Literacy experience plan: Bee bee bumble bee

This experience encourages children to explore different sounds (specifically the initial sounds of their names) through song.

This experience should be differentiated depending on the individual child/group level. 

This learning experience plan relates to:

  • emergent literacy
  • language and emergent literacy learner (36-60 months)
  • learning foci: phonological awareness; phonics
  • teaching practice: performing arts.

Collect information

  • What information has been gathered as evidence to inform this experience?

Links to VEYLDF

Outcome 5: communication

Children interact verbally and non-verbally with others for a range of purposes

  • Children engage in enjoyable reciprocal interactions using verbal and nonverbal language
  • Children use language and representations from play, music and art to share and project meaning

Children engage with a range of texts and get meaning from these texts

  • Children listen and respond to sounds and patterns in speech, stories and rhymes in context
  • Children sing chant rhymes, jingles and songs
  • Children begin to understand key literacy and numeracy concepts and processes, such as the sounds of language, letter-sound relationships, concepts of print and the ways that texts are structured. 

Victorian curriculum levels F-2: literature

  • Replicate the rhythms and sound patterns in stories, rhymes, songs and poems from a range of cultures.

Learning intentions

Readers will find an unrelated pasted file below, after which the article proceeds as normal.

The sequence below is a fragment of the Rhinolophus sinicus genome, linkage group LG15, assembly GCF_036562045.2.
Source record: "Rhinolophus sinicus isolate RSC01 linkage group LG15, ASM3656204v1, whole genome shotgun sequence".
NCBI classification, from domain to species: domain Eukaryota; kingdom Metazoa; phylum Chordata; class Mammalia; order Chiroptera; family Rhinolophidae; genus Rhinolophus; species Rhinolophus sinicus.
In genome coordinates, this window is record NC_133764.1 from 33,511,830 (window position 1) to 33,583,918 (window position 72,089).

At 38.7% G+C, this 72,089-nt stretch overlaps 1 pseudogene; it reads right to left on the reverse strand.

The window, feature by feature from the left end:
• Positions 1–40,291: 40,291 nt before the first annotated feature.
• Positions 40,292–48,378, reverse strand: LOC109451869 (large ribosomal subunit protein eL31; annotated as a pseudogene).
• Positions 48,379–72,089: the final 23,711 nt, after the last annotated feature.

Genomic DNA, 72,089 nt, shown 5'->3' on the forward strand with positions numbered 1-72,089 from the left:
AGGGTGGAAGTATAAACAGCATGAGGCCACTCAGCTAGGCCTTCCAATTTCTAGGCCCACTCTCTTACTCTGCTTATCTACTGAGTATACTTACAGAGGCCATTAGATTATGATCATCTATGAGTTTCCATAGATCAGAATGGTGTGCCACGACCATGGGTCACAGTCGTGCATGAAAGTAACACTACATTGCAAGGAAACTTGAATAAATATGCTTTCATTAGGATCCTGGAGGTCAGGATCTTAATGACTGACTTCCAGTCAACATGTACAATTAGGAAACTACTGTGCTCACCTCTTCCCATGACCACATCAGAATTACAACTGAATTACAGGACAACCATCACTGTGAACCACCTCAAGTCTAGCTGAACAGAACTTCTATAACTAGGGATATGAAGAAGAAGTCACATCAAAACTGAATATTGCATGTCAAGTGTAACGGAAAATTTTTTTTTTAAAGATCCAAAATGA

• For children to respond through singing.
  • For children to identify initial sounds in their names.
  • For children to take turns.

Assessment of learning

Learning is demonstrated when children:

  • sing their responses
  • tell Bee bee the first sound in their name
  • wait for their turn (or support others).


  • Puppet or bee soft toy for children to hold when it is their turn.

Group size

Whole group (if appropriate) or small group (2-5 children).


Differentiation should be based on prior assessment of the child/children’s communication skills. Examples of differentiation:

  • children can say their name and the educator can make the initial sound.

Experience process

  1. Introduce the children to Bee bee bumble bee. Sing the song: “Bee bee bumble bee, can you sing your name to me? Bee bee  is asking for my name.”  Model, “my name is…”
  2. Pretend the bee whispers something in your ear, share with the children, “Bee bee  wants to know what sound my name starts with…” make the sound of the first sound in your name. (for example my name is Ruby, it starts with /r/).
  3. Pass Bee bee  around the circle singing the song each time: “Bee bee bumble bee, can you sing your name to me?”
  4. Support children to respond by singing; other children may also be able to help with the initial sounds of their friends’ names.

Going Further

  • Once children are comfortable passing the Bee, they could throw it to each other and use the first sound of the child’s name they are throwing it to.


Reflective questions for educators may include:

  • what learning has occurred? How do you know?
  • what have you realised about the child’s interests, knowledge, and capabilities?
  • in discussion with colleagues, what would you plan next to consolidate or extend children’s learning?

Related learning experience plans

Links to sections